Fairbanks then bought large tracts of land on Amelia Island, FL next to the Georgia border. This location became the town of Fernandino.  At the time, the ONLY deep water port on Florida’s Atlantic Coast was at Fernandino’s port.  You see at this time, ocean-going sailing ships could not enter the St. Johns River. Since, Florida had been essentially seized by the United States in 1821, private contractors had dredged the mouth down from a 6 inch to 2 feet depth to a 4 feet to 6 six feet depth.   The famous mid-18th century explorer, James Adair, wrote that in his time, Creek Indians traveling down the Atlantic Coast, would have to get out of their dug-out canoes and walk their canoes IN THE St. Johns River for about half a mile, before being able to paddle in the river again.  

At the same time, US Senator David Yulee began promotion of a railroad that would connect Port Fernandino with the Gulf Coast.  As a youth, Yulee’s Moroccan (Sephardic) Jewish parents had moved from the island of St. Thomas in the Caribbean Basin to northeastern Florida to exploit its forest resources.  The Yulee family purchased 50,000 acres in what is now Jacksonville to create a “New Jerusalem.” 

Yulee and his friend George Fairbanks, promoted a project in which the Army Corps of Engineers would dredge the St. Johns River deep enough for ocean going vessels.  Yulee pushed the act through Congress, not telling his cohorts that his family owned most of the land that bordered where the Corps of Engineers would be dredging.  Some things never change.  Yulee left the Senate in 1851 to reap the benefits of his term in the Senate.  Work began on the St. Johns River mouth around 1853, but was not completed until just before the Civil War.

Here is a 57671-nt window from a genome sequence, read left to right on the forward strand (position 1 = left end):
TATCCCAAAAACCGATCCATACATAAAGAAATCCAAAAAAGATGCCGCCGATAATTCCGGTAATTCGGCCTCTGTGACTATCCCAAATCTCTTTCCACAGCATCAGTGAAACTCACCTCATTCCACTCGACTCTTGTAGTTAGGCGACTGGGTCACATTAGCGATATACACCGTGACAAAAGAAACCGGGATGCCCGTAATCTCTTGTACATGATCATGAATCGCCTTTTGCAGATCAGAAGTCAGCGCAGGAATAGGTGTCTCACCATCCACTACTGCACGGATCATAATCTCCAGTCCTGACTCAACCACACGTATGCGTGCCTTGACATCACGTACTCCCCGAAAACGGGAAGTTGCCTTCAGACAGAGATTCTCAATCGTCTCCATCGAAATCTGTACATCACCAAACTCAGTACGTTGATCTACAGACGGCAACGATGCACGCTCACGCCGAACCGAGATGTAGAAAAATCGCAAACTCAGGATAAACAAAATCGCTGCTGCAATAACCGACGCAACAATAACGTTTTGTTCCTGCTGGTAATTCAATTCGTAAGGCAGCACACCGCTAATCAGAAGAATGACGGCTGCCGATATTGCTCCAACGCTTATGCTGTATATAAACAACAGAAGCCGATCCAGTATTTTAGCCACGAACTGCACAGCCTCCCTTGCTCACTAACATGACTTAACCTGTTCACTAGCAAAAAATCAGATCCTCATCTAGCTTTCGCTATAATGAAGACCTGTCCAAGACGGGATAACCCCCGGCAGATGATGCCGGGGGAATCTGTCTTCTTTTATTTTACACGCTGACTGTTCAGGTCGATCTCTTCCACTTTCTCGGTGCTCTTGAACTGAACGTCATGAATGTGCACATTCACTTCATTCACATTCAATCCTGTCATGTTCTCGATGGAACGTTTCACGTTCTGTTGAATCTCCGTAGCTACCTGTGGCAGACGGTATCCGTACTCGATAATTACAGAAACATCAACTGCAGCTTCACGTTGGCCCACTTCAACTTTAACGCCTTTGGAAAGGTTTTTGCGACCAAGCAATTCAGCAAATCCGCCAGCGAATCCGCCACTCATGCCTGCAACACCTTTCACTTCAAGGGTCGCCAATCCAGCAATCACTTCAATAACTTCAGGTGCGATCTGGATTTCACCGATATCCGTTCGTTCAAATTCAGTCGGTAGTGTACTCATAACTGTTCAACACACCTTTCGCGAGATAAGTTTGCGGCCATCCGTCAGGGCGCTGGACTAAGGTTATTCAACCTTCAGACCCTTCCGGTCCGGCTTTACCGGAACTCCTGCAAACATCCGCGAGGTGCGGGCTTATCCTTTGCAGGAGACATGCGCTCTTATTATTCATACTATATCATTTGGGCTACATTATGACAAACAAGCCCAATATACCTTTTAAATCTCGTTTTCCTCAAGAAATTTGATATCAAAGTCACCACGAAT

Meanwhile, Fairbanks was working on his “History of Florida.”   Modeled after the St. Augustine book, he promoted the Spanish history of St. Augustine and then created the myth of Fort Caroline in Jacksonville to promote the French history of Jacksonville.  If was Fairbanks, who stated as a fact that Fort Caroline was located on St. Johns Bluff.  A century later, Congress obligingly designated  St. Johns Bluff as the location as Fort Caroline National Monument in 1950.  Not one 16th century French or Spanish artifact . . .  not one hint of a colonial era building . . .  has ever been found at that location.  However, in 1965, the Department of the Interior obligingly listed the location on the National Register of Historic Places.

The 240 pages of Fort Caroline, the Search for America’s Lost Heritage contains dozens of rare maps and eyewitness accounts from 1527 to 1780.  The real history of the Southeast is going to blow your mind. 

The truth is out there somewhere! 
Richard Thornton, Architect and City Planner
POOF Editor